Back in 2011, KEX Hostel opened its doors in Reykjavik, Iceland to an upscale hostel and gastropub in a former biscuit factory. This is where the name came from as KEX means biscuit in Icelandic. Then just one month ago, the Icelandic hotel and restaurant group opened KEX Portland, its second location and first outside of its native land.
Prior to opening KEX Portland here in the Rose City, KEX began brewing beer under its KEX Brewing name with the guidance of Carston Haney at the once shuttered and now revitalized Ross Island Brewing. After Ross Island Brewing closed nearly two years ago, ChefStable, a local restaurant group that is part of Mikkeller Pop-Up, Loyal Legion, Lardo, etc., took control of the brewery in 2018. At that time it renamed the brewery the less than flattering Dirty Pretty Brewing. Now the brewery is back being known as its original name, Ross Island Brewing.
KEX Portland took over a renovated century old building that was once home to the Vivian Apartments, located at the corner of MLK and Couch on Portland’s Central Eastside. It was this building that KEX co-owners Kristinn “Kiddie” Vilbergsson and Olafur “Oli” Agustsson fell in love with. Both Kiddie and Oli have been living here in Portland for many months now and will continue to do so, mainly to make sure their Icelandic vision holds true to this hotel, restaurant and brewery.
Though the brewery is not on site and just like in Reykjavik, KEX is essentially contract brewing, the beers produced by Haney will be on tap at Dóttir, the restaurant and bar located inside KEX Portland. KEX’s beers will also be found off premise as they’ll be distributed by High Road Distribution.
The KEX brand that came to Portland is reminiscent to the original location in Reykjavik but with a Pacific Northwest twist. Its décor is of recycled flooring, old chairs and tables that bring a very inviting feel to the overall vibe. The bar is a large oval that is sure to be great for conversation for both travelers and locals.
KEX Portland’s restaurant and bar, Dóttir is under the direction of Culinary Director Ólafur Ágústsson, a Michelin-starred chef from the restaurant Dill in Reykjavik and Executive Chef Alex Jackson, who worked at the San Francisco based Michelin-starred Sons & Daughters restaurant. The food menu is heavily based on Iceland-style dishes and incorporates Skyr, a dairy product that resembles a Greek yogurt. We asked Kiddie if there are plans to serve an Icelandic Hot Dog (made with lamb) and he smiled and said he sure hopes to.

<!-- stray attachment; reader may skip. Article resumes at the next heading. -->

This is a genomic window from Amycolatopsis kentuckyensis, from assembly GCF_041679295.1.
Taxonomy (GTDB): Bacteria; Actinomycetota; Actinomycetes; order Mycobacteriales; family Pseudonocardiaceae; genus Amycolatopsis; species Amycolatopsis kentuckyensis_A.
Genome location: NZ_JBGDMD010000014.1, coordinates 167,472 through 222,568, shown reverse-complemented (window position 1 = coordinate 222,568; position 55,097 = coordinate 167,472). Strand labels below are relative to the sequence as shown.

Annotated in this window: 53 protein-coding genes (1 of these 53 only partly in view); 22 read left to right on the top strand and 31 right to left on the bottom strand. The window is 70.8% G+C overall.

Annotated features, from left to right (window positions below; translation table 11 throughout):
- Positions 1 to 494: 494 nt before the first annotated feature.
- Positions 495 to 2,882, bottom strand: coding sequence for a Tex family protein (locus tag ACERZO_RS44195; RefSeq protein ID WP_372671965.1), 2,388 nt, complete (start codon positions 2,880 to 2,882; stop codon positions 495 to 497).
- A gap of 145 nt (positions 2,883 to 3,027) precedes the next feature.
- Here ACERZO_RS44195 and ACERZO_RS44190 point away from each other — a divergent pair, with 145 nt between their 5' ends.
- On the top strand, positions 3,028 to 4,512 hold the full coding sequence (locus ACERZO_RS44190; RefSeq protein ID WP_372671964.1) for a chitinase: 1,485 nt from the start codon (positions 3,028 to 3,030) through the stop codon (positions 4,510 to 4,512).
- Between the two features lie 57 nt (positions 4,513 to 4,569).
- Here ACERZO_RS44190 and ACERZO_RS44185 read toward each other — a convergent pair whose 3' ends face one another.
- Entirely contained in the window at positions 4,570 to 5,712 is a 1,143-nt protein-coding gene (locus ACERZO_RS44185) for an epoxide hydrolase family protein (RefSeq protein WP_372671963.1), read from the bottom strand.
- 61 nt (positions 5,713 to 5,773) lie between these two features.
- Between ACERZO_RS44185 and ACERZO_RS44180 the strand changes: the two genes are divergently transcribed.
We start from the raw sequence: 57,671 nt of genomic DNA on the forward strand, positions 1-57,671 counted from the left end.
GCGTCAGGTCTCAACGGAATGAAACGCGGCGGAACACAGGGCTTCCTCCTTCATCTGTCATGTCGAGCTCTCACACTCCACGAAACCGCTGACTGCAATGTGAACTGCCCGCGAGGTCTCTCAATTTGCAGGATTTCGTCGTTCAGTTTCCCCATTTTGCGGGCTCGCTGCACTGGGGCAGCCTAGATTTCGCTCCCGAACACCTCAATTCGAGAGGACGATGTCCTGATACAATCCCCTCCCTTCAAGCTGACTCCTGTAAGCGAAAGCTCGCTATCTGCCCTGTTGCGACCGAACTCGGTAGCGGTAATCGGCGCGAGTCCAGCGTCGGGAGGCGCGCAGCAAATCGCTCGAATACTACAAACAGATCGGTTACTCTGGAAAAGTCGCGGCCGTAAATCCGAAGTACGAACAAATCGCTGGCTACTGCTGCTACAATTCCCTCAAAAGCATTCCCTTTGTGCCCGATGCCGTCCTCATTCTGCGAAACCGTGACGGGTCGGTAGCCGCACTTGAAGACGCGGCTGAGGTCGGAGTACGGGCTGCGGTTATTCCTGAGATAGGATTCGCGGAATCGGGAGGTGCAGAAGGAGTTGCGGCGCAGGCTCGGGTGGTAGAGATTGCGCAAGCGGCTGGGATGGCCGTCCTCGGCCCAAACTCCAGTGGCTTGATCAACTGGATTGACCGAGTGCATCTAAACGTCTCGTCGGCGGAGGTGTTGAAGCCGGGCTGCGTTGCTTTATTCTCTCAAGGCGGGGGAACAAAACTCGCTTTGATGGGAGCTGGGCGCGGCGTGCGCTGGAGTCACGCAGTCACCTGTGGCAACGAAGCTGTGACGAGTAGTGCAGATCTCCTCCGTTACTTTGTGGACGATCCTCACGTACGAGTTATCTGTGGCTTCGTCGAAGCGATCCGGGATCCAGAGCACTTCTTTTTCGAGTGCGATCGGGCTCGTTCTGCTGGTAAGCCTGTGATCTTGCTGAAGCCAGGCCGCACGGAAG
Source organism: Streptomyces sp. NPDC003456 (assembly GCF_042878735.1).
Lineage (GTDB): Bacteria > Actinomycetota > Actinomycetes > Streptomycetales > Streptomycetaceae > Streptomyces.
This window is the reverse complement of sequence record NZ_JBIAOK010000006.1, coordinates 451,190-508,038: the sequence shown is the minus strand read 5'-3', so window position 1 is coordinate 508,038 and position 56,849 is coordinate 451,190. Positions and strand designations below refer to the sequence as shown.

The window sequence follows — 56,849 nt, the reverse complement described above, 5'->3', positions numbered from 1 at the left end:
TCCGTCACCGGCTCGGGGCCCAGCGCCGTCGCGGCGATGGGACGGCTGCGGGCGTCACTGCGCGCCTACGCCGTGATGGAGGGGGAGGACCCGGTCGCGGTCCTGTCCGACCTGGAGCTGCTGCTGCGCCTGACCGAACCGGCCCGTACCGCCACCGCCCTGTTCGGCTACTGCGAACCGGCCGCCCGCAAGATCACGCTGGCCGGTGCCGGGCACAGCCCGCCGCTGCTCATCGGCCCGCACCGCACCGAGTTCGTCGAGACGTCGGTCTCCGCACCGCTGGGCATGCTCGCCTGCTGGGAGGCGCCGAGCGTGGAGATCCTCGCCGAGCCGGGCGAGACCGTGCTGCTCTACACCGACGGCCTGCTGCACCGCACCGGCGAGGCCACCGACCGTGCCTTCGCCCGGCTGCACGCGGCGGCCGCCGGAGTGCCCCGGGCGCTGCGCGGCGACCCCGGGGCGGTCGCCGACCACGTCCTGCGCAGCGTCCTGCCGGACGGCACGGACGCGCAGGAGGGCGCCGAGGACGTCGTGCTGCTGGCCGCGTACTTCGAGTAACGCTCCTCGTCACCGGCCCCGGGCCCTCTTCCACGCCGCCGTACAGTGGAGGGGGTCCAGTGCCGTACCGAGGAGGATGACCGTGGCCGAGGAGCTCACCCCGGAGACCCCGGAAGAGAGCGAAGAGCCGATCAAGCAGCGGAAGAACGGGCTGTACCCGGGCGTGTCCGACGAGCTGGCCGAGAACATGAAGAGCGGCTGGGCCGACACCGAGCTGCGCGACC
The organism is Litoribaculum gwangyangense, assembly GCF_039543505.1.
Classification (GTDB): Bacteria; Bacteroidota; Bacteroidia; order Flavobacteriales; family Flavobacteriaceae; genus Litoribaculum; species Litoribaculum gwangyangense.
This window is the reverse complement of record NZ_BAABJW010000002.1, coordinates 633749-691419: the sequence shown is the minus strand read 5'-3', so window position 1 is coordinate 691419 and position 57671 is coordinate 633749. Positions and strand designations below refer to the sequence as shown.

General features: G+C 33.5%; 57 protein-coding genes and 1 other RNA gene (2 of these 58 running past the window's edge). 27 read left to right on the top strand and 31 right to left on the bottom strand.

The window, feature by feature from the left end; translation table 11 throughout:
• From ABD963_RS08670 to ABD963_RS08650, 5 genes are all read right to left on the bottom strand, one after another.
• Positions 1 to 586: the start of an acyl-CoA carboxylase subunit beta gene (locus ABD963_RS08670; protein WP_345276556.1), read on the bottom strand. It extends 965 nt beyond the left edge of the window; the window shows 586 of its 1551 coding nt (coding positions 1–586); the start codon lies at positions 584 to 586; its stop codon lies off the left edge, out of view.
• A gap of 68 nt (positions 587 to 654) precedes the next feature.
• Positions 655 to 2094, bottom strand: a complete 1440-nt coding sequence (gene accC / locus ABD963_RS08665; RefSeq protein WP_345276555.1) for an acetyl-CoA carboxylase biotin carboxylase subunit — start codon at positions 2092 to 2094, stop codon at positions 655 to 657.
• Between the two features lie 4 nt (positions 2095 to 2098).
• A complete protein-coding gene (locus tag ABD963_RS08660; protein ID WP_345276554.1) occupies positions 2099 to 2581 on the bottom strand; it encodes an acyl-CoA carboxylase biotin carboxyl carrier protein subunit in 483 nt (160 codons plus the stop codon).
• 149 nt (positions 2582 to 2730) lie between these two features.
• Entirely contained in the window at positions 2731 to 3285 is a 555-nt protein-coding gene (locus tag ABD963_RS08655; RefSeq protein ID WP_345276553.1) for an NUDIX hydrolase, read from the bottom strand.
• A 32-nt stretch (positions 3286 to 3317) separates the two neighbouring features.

When it comes to the accommodations, KEX Portland offers both private hotel rooms and hostel room. In the coming months KEX Portland will open a rooftop bar that will offer views of Portland from across the Willamette River. And KEX Portland will soon have a new brewery neighbor as Ferment Brewing will be opening a tasting room one block away at the new Sideyard building, located at 365 NE Couch Street.
As it relates to beer, KEX became synonymous for craft beer in Iceland upon hosting the annual KEX Iceland Beer Festival, one that celebrates Iceland’s Beer Day. On March 1, 1989, Iceland ended its prohibition on beer that began in 1915 and KEX has honored this occasion by hosting this annual beer festival since 2012. Each year the KEX Icelandic Beer Festival brings in breweries from Europe and beyond, including breweries from Oregon through the festival’s eight years.
A few years after opening KEX Hostel in Reykjavik, KEX worked with a local Reykjavik brewery to contract out its own lineup of beer. These recipes and more will now be brewed for the Portland market at Ross Island Brewing. Carston Haney will take these Icelandic beer recipes brewed with unique ingredients, some from Iceland, and convert them from the metric system to be brewed on his 7-barrel system.
These KEX Brewing beers have been on tap around Portland for the past few months and are now the featured brewery at KEX Portland. Last evening in the basement of KEX Portland in its Gym & Tonic Room we sampled through five offerings from KEX Brewing – Portland while hearing Kiddie, Oli and Carston discuss the beers. We sampled Kölski; Steroids to Heaven IPA; Forbidden Fruit; Coffee + Cream; and Gretta, a collaboration with Mikkeller.